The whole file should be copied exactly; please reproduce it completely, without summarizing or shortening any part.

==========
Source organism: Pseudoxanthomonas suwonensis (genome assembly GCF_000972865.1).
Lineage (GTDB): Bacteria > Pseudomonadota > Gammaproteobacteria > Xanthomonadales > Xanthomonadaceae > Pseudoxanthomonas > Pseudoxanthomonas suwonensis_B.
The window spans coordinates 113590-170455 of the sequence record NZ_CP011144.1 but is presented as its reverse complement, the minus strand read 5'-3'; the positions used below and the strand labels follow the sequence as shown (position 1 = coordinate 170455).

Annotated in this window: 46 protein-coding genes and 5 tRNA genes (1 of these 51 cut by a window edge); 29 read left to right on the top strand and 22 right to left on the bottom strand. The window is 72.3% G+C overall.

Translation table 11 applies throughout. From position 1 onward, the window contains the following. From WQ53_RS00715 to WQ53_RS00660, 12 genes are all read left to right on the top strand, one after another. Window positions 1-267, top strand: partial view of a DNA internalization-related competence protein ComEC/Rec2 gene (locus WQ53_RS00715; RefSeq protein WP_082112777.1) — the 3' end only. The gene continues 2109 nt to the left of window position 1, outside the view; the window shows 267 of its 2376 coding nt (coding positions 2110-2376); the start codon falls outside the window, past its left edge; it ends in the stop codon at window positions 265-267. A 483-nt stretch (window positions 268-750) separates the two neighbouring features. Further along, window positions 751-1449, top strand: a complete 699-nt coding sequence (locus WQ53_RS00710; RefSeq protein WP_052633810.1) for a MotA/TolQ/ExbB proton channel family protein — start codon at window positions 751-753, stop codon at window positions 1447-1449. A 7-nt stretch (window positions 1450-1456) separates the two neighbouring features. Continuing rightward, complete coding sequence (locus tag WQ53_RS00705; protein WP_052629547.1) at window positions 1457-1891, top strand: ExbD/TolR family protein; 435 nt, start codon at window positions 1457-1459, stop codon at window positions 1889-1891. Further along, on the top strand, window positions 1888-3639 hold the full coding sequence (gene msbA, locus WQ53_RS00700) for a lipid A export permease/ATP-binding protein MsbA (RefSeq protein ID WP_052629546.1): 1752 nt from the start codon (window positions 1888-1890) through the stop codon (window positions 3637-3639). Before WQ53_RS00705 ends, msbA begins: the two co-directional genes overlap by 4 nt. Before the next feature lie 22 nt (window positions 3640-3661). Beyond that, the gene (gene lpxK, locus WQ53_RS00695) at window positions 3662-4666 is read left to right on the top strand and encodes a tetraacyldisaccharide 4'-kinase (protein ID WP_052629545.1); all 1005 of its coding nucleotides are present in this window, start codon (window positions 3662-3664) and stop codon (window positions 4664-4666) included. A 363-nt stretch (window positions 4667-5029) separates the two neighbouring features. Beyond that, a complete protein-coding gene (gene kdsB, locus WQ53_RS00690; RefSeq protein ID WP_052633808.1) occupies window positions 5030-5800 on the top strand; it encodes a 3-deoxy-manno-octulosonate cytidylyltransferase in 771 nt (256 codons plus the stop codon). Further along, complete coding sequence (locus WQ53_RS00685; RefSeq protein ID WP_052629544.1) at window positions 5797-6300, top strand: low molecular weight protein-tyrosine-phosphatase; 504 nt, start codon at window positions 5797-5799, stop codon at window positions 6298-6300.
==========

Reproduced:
Source organism: Pseudoxanthomonas suwonensis (genome assembly GCF_000972865.1).
Lineage (GTDB): Bacteria > Pseudomonadota > Gammaproteobacteria > Xanthomonadales > Xanthomonadaceae > Pseudoxanthomonas > Pseudoxanthomonas suwonensis_B.
The window spans coordinates 113590-170455 of the sequence record NZ_CP011144.1 but is presented as its reverse complement, the minus strand read 5'-3'; the positions used below and the strand labels follow the sequence as shown (position 1 = coordinate 170455).

Annotated in this window: 46 protein-coding genes and 5 tRNA genes (1 of these 51 cut by a window edge); 29 read left to right on the top strand and 22 right to left on the bottom strand. The window is 72.3% G+C overall.

Translation table 11 applies throughout. From position 1 onward, the window contains the following. From WQ53_RS00715 to WQ53_RS00660, 12 genes are all read left to right on the top strand, one after another. Window positions 1-267, top strand: partial view of a DNA internalization-related competence protein ComEC/Rec2 gene (locus WQ53_RS00715; RefSeq protein WP_082112777.1) — the 3' end only. The gene continues 2109 nt to the left of window position 1, outside the view; the window shows 267 of its 2376 coding nt (coding positions 2110-2376); the start codon falls outside the window, past its left edge; it ends in the stop codon at window positions 265-267. A 483-nt stretch (window positions 268-750) separates the two neighbouring features. Further along, window positions 751-1449, top strand: a complete 699-nt coding sequence (locus WQ53_RS00710; RefSeq protein WP_052633810.1) for a MotA/TolQ/ExbB proton channel family protein — start codon at window positions 751-753, stop codon at window positions 1447-1449. A 7-nt stretch (window positions 1450-1456) separates the two neighbouring features. Continuing rightward, complete coding sequence (locus tag WQ53_RS00705; protein WP_052629547.1) at window positions 1457-1891, top strand: ExbD/TolR family protein; 435 nt, start codon at window positions 1457-1459, stop codon at window positions 1889-1891. Further along, on the top strand, window positions 1888-3639 hold the full coding sequence (gene msbA, locus WQ53_RS00700) for a lipid A export permease/ATP-binding protein MsbA (RefSeq protein ID WP_052629546.1): 1752 nt from the start codon (window positions 1888-1890) through the stop codon (window positions 3637-3639). Before WQ53_RS00705 ends, msbA begins: the two co-directional genes overlap by 4 nt. Before the next feature lie 22 nt (window positions 3640-3661). Beyond that, the gene (gene lpxK, locus WQ53_RS00695) at window positions 3662-4666 is read left to right on the top strand and encodes a tetraacyldisaccharide 4'-kinase (protein ID WP_052629545.1); all 1005 of its coding nucleotides are present in this window, start codon (window positions 3662-3664) and stop codon (window positions 4664-4666) included. A 363-nt stretch (window positions 4667-5029) separates the two neighbouring features. Beyond that, a complete protein-coding gene (gene kdsB, locus WQ53_RS00690; RefSeq protein ID WP_052633808.1) occupies window positions 5030-5800 on the top strand; it encodes a 3-deoxy-manno-octulosonate cytidylyltransferase in 771 nt (256 codons plus the stop codon). Further along, complete coding sequence (locus WQ53_RS00685; RefSeq protein ID WP_052629544.1) at window positions 5797-6300, top strand: low molecular weight protein-tyrosine-phosphatase; 504 nt, start codon at window positions 5797-5799, stop codon at window positions 6298-6300.